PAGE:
“Turbidity affects their visual environment,” Schmitz said. “The water is pretty cloudy and murky, and that might mean they can’t find prey as easily or can’t find mates as easily.”

Researchers held the bass in three mesocosm tanks starting in May before experiments began in early July. Tanks had varying levels of temperature, oxygen and turbidity to reflect conditions in early summer, late summer and under future climate change projections. For the experiments, they moved the bass to tanks holding the gobies under the same conditions at Stone Lab’s wet lab.

“There’s a lot going on, a lot of things to record, but overall it’s been working well,” Schmitz said. “This is really just the starting point for this research.”

Schmitz said she anticipates future experiments will incorporate a factorial design to reveal how the different stressors might interact and influence each other.

two women in a laboratory, one writing and the other holding equipment over a tank of water

Researchers collected smallmouth bass by electrofishing around Gibraltar Island and caught round gobies through regular angling off Stone Lab’s dock. This summer’s experiments required a total of at least 135 gobies. (Photo by Jodi Miller)

Gray hopes the results of the study will inform managers and anglers about how smallmouth bass populations will change, such as taking in less energy content or producing less young, due to climate change.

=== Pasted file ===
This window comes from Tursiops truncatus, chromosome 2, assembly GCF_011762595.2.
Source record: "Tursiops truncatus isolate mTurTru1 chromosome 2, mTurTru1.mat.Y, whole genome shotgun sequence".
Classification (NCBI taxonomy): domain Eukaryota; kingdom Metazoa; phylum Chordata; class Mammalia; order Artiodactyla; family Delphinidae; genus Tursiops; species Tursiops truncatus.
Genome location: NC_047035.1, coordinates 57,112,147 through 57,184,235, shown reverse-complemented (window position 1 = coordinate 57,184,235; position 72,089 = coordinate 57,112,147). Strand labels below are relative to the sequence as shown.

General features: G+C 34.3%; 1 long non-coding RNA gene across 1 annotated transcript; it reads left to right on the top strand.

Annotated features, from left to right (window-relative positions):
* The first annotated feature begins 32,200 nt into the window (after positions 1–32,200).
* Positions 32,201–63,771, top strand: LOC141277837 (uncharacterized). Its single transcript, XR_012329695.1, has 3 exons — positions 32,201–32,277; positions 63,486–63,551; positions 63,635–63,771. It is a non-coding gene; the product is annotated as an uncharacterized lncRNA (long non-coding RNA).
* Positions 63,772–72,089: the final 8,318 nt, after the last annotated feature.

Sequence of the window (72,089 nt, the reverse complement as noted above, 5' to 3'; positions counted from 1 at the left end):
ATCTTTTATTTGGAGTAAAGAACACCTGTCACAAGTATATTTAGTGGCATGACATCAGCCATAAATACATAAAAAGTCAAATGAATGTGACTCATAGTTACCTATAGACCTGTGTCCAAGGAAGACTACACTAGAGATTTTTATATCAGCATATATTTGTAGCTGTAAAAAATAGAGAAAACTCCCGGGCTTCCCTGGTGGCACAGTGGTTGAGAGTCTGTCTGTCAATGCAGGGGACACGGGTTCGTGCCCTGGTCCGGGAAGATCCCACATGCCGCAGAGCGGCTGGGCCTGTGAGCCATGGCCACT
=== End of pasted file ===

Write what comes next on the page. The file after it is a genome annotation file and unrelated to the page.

“What is the population of smallmouth bass in particular going to do? Can we predict that if the temperature goes up this much, this is how we see the population potentially changing?” Gray said. “That’s how this study will help managers think about populations and how we want to manage them and also help us think about ways to mitigate climate change.”

Researchers also aim to explore how fish interactions and behavior can scale up and reveal insights about populations, communities and ecosystems in Lake Erie.

“I think it’s a really cool perspective to take,” Gray said. “It’s just a different way of tackling the issue and thinking about the physiology and behavior of the fish and how that can add to our understanding of scaling to populations and communities.”

For more about this Ohio Sea Grant-funded research, contact Dr. Gray at

Ohio Sea Grant is supported by The Ohio State University College of Food, Agricultural, and Environmental Sciences (CFAES), School of Environment and Natural Resources, Ohio State University Extension, and NOAA Sea Grant, a network of 34 Sea Grant programs nation-wide dedicated to the protection and sustainable use of marine and Great Lakes resources. Stone Laboratory is Ohio State’s island campus on Lake Erie and is the research, education, and outreach facility of Ohio Sea Grant and part of CFAES School of Environment and Natural Resources.

ARTICLE TITLE: Predator and Prey PUBLISHED: 2:09 pm, Thu August 31, 2023
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Alex Meyer
Authored By: Alex Meyer